Physical credit and debit cards are going the way of cash and checks, as more and more consumers turn to e-commerce and digital payment apps, and increasing numbers of brick-and-mortar retailers embrace proximity mobile payment.
At the same time, fraudsters are also moving away from physical credit cards, due in part to the implementation of security chips and are instead exploiting opportunities to take over financial accounts by using consumer data available from countless data breach to answer knowledge-based authentication questions.
In the face of this growing threat, financial institutions need stronger security measures, in particular more effective authentication, to protect against account takeovers.
Fortunately, the same trend that is driving the increase in mobile payments – the ubiquity of smartphones and consumers’ fierce attachment to them – also presents a potential solution: the ability to thwart fraudsters’ efforts by using customers’ phones as ownership-based authentication tokens.
Most account takeovers occur via social engineering schemes in which criminals use hacked information and/or information gleaned from social media to impersonate legitimate customers – often over the phone, which has become the weak link for many organizations. Banks and other financial institutions have devoted significant resources to combatting fraud via their online channels, but many have been slow to implement more effective authentication measures for their contact centers.
Most contact centers continue to rely heavily on knowledge-based authentication – granting access to accounts if callers can provide the correct personal information – which means these organizations are vulnerable to account takeovers in a world where fraudsters have relatively easy access to this personal information.
Criminals frequently use Caller ID or automatic number identification (ANI) spoofing to cover their tracks and further deceive call center staff. And, unfortunately, this spoofing is not difficult to execute, thanks to the easy creation and manipulation of call signaling data, a lack of end-to-end encryption within the telephone network, and the multitude of attack opportunities presented by carriers with lax security practices.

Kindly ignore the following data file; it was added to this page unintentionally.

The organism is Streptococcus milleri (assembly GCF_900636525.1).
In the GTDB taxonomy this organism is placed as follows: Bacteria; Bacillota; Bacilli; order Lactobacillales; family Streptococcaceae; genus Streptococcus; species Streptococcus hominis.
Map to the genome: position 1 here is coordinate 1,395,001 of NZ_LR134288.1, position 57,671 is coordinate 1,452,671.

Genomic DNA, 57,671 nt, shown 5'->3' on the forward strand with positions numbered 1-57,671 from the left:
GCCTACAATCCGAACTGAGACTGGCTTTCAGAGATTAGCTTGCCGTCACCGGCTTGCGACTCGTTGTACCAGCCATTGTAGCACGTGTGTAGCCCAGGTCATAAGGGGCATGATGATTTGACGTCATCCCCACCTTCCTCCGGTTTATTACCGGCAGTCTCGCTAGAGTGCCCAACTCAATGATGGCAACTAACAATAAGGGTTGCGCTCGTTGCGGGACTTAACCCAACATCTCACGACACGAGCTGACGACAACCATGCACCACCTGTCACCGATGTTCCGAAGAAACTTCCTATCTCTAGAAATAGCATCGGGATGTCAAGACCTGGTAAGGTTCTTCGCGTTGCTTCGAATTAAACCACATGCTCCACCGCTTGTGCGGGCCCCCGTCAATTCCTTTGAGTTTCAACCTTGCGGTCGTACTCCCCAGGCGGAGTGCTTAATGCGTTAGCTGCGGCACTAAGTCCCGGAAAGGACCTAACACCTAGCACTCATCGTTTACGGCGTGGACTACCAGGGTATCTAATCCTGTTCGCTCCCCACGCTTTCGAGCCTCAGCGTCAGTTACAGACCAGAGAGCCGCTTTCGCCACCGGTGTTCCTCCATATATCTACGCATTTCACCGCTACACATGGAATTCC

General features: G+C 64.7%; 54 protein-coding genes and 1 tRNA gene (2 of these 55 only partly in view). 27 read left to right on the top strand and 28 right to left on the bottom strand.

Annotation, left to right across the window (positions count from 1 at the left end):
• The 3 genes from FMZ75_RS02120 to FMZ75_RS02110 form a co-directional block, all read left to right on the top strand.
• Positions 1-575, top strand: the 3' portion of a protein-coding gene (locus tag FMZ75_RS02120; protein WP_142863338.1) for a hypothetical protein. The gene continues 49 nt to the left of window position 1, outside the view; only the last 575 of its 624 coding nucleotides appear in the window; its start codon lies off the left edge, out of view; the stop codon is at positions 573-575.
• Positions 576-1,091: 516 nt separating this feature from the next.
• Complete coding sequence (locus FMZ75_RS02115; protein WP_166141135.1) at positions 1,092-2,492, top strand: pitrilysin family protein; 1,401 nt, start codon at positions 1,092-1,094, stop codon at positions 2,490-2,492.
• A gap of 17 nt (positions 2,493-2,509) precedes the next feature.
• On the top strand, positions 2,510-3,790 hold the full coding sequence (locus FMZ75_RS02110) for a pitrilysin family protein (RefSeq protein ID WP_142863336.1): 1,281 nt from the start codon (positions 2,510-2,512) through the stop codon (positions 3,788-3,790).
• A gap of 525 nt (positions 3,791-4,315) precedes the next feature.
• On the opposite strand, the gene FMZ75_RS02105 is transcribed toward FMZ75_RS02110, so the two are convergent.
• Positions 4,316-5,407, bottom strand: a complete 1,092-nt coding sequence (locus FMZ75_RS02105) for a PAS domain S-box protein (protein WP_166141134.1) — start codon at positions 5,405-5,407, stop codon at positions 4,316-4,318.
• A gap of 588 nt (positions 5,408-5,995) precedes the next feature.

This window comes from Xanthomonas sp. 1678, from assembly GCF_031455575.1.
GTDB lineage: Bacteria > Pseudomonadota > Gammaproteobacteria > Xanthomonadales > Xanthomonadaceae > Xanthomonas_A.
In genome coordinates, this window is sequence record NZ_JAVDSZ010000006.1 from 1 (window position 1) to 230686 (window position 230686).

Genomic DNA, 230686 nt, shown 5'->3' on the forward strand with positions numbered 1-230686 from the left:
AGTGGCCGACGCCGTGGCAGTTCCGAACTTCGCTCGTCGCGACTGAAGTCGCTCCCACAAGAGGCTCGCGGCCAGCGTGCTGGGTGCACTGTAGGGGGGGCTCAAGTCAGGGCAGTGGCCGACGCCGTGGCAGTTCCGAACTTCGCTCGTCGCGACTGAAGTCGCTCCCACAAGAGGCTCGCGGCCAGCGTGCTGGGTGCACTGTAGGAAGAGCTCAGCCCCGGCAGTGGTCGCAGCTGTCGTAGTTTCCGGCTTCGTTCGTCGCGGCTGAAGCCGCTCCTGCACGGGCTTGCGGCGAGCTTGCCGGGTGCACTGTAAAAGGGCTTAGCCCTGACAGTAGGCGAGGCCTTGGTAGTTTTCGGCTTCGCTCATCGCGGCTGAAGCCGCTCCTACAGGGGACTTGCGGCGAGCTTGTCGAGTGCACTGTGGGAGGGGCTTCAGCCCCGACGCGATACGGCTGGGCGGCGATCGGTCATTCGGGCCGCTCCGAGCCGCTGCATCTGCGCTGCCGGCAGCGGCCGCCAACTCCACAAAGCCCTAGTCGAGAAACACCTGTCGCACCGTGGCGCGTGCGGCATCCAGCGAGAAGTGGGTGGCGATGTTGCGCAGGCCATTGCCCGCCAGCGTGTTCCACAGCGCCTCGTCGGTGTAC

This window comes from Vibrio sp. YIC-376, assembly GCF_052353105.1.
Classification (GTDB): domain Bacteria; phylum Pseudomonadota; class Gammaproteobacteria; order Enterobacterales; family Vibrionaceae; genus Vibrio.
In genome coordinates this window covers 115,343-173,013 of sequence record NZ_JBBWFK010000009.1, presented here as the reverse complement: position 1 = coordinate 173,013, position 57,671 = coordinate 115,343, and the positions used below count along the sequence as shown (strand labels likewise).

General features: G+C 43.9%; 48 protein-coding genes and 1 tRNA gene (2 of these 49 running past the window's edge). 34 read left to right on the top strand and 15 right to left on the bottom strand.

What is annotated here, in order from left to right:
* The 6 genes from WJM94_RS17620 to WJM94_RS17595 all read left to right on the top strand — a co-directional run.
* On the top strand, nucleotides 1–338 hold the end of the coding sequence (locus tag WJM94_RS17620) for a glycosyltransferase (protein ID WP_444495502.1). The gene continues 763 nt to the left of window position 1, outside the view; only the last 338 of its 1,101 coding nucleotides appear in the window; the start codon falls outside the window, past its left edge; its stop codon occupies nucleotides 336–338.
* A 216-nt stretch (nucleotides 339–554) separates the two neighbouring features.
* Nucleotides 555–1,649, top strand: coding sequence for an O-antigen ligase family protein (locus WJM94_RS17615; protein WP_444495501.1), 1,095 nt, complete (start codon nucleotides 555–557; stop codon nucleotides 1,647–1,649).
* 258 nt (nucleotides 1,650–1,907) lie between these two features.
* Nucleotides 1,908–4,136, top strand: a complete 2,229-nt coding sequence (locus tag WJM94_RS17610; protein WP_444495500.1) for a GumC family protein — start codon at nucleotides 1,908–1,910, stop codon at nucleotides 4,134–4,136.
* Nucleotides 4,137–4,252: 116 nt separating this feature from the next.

More and more criminals are using virtualized call services, like Skype, to connect with call centers. These services are legitimate calls but can be made from any device and let the criminal remain anonymous and undetectable.
In an effort to mitigate the risk of phone fraud, some financial institutions perform probabilistic modeling on header data delivered when a call connects, but while these risk-assessment approaches can be helpful in detecting suspicious calls, they do not actually identify legitimate customers, who represent the vast majority of callers, or virtualized calls.
To positively identify their customers before their calls are answered, financial institutions can implement a complementary technology that uses customers’ smartphones as ownership-based authentication tokens. Customers are rarely without their phones, and as digital payments become more and more popular, people will be even more likely to have their digital wallets with them at all times.
An approach that audits all phone calls, devices and line types from within the global telephone network – end-to-end, from the caller’s phone to the contact center – can ensure that the phone call and device are real and unique and can thus provide a deterministic authentication outcome in the form of an ownership-based authentication token. With this highly accurate technology, the only way a fraudster could be authenticated would be to physically steal the customer’s phone and successfully unlock it.
This technology will also flag high-threat virtualized phone calls commonly used by criminals including VoIP and PBX calls.
Pre-answer caller authentication technology, which is invisible to the caller, provides another benefit as well, because it allows authenticated customers to be routed to a trusted caller flow that is not subject to annoying and time-consuming identity interrogation. Non-authenticated calls can then be stratified based on their risk scores and receive different authentication treatments or more rigorous examination by the organization’s anti-fraud tools and staff.
Staying ahead of the fraudsters
There are a wide variety of authentication solutions available, including biometric systems such as voice recognition technology, aimed at different needs and offering varying levels of authentication quality, coverage, speed and convenience. Other solutions, as mentioned, are aimed more at fraud detection than true authentication. Financial institutions need to educate themselves about the various alternatives and implement measures that will protect their customers’ accounts more aggressively.
Continuing to rely on knowledge-based authentication and basic spoof-detection tools is unlikely to stem the tide of account takeovers. And this means not only potentially significant losses to fraud but also the risk of penalties from regulators and lawsuits from affected customers.
Criminals are constantly changing their tactics, but financial institutions need to stay one step ahead. New technologies can help – including technologies that use customers’ smartphones to achieve significantly more accurate authentication and improve the effectiveness of fraud-fighting efforts.
About the Author
Patrick Cox is chairman and CEO of TRUSTID, which enables companies to increase the efficiency of their fraud-fighting efforts through pre-answer caller authentication and the creation of trusted caller flows that avoid identity interrogation, allowing resources to be focused on real threats.